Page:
If you answered numbers 1, 3 and 6, you would have been wrong! From the above test you can see that it's not at all easy to identify which of the watches above are fake. For online consumers this is a worrying find, since 43.5 percent of respondents said they evaluate the trustworthiness of a product or seller by the quality of the photos used and it's very easy for counterfeiters to manipulate online listing photos. High quality photos are usually intended to help customers better evaluate products when they can’t touch or see them in a store, and often imply that a merchant is more professional. However, in recent years, counterfeit watch sellers have been using it as a way to mislead consumers.

Counterfeit watch sales amount to $1.08 billion 

Over the last few years the increasing importance of the digital marketplace, coupled with outdated pricing structures, has reinforced an aggressive counterfeit watch market, with fake watch sales representing $1.08 billion worth of sales annually. More worryingly, the research shows that 65 percent of those who bought a fake or replica watch online were satisfied with the product even when the quality was lower, making it a priority for watch manufacturers to take action.

When it comes to buying watches online, the report also shows that style is overwhelmingly the leading factor, with nearly half of all respondents reporting that it was the most important consideration. In fact, watches with strong brand recognition, like Rolex, figured high on the list of those who said they purchased watches online over the past three years.

Commenting on the report findings, Laura Urquizu, CEO of Red Points, said: “It’s loud and clear from the report findings that buying watches is often a style-driven purchase, making watch buyers easy targets for those who use high-quality images and professional-looking websites to imitate companies with strong brand recognition. More worryingly, our findings show that over a third of watch buyers are still falling prey to counterfeiters’ deceptive fake watch images when shopping online.”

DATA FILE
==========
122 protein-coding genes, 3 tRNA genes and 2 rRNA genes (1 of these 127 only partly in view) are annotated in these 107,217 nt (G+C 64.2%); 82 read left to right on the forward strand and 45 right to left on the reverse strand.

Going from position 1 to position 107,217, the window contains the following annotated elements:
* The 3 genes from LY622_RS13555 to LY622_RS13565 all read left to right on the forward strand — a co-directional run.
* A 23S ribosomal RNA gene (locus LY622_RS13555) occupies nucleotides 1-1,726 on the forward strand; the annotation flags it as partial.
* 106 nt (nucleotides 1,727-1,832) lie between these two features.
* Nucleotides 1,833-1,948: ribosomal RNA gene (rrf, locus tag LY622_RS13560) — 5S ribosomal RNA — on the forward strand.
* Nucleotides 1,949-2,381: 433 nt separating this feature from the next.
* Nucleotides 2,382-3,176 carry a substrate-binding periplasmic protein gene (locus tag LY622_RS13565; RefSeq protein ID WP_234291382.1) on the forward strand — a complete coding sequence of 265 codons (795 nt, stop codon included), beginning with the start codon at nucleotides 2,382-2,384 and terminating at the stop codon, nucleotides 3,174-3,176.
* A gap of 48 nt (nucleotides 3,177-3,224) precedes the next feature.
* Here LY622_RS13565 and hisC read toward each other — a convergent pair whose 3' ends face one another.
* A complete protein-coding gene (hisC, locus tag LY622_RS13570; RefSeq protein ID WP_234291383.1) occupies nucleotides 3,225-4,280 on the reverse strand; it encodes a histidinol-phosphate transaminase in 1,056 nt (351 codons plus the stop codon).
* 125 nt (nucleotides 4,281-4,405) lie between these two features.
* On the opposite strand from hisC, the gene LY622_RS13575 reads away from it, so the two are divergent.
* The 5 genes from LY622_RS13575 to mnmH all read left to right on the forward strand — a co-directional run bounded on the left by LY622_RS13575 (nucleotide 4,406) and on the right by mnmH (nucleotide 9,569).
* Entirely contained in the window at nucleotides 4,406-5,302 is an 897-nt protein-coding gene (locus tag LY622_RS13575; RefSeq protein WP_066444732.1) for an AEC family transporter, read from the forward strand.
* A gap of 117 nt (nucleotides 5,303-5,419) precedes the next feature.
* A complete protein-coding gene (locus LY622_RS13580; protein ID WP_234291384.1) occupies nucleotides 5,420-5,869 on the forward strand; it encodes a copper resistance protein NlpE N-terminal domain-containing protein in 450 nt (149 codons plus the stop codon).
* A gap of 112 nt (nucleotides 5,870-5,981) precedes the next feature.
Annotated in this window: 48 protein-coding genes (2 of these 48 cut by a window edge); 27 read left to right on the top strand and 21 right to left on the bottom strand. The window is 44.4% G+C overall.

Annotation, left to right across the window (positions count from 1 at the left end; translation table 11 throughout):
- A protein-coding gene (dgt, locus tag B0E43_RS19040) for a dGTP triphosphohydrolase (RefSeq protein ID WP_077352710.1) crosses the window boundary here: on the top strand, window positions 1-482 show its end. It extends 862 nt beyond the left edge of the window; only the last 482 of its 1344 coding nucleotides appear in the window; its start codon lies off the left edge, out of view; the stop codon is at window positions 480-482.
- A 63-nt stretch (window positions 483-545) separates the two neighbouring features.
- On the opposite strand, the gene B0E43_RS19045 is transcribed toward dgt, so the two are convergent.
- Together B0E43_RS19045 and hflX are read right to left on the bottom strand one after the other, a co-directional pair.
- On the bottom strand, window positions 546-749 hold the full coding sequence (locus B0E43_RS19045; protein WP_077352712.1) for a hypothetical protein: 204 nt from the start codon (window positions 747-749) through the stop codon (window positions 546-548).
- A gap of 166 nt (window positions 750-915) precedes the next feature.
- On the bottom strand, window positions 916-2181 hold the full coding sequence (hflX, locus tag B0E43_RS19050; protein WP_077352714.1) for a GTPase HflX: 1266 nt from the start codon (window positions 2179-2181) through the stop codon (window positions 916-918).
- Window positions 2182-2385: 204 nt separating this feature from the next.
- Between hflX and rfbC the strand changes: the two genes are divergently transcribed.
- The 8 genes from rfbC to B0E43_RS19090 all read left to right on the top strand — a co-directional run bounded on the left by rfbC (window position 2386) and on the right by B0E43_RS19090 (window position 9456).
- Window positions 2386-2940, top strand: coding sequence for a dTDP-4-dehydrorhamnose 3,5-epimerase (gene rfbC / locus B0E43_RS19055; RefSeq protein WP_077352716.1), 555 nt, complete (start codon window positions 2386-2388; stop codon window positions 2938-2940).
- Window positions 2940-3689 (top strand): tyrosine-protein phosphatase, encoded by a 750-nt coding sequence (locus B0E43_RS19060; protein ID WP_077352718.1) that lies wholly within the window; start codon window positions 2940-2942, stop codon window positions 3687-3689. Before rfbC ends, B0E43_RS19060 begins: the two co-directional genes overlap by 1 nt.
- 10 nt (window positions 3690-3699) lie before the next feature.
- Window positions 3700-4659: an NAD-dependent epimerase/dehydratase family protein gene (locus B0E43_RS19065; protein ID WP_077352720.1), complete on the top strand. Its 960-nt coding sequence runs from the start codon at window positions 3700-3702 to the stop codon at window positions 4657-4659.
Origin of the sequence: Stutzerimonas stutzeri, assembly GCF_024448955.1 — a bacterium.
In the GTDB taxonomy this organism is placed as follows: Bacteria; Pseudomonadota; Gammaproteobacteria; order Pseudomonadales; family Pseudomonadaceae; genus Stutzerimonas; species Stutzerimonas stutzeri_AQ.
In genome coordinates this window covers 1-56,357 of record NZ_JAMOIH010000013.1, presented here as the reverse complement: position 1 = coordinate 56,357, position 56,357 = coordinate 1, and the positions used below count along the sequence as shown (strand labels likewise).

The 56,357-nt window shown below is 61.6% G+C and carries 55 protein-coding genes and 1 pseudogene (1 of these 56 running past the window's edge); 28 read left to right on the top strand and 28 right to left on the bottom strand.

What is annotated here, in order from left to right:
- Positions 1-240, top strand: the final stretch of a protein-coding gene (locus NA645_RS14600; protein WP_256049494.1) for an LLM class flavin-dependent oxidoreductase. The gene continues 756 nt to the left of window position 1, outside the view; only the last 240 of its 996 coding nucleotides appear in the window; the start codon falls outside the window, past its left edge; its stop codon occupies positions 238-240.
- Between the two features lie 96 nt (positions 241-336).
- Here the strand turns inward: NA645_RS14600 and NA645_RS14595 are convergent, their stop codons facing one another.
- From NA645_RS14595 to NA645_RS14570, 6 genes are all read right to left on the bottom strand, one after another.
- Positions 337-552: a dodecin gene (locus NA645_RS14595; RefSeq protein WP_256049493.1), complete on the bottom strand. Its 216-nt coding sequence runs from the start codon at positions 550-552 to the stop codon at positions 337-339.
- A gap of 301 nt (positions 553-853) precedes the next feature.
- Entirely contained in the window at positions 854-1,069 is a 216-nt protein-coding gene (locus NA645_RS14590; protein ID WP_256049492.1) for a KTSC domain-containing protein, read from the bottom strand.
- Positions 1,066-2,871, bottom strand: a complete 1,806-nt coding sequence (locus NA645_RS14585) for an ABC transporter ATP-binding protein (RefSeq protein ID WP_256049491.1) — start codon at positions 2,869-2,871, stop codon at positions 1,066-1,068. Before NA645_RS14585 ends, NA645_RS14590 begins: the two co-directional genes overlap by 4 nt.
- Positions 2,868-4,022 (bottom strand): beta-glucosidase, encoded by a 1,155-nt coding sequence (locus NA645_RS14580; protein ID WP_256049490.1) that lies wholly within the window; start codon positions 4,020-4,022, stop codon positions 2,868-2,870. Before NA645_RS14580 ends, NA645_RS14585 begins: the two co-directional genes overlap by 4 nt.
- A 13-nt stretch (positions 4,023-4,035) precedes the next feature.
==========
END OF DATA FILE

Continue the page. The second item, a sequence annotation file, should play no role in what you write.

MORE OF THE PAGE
Meanwhile, Google (82 percent) and Amazon (84 percent) were the most popular online channels to buy watches online compared to brands’ own websites with only 33.5 percent of consumers saying that they use it in their search.

Lastly, three-quarters of respondents said they would consider buying a watch via a social media post or advert, with 13 percent of participants who purchased a watch this way saying they would do it again. As consumers are increasingly using a range of platforms to purchase watches, protective strategies like monitoring social media and ecommerce sites, and using image and object recognition, are becoming necessary for watch brands to identify where consumers are being led astray.

To conclude, whenever you find yourself looking for that special Christmas gift or birthday present and you're considering buying a watch online, make sure that you buy it from a reputable retailer where you can feel assured that it won't be a replica or a fake watch. If you have any concerns about counterfeiting or brand protection, you can contact us here.

Red Points ebook on how counterfeit watches online affect customer behaviour

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Red Points

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Red Points is the smart and technological solution against online counterfeit, brand abuse and digital piracy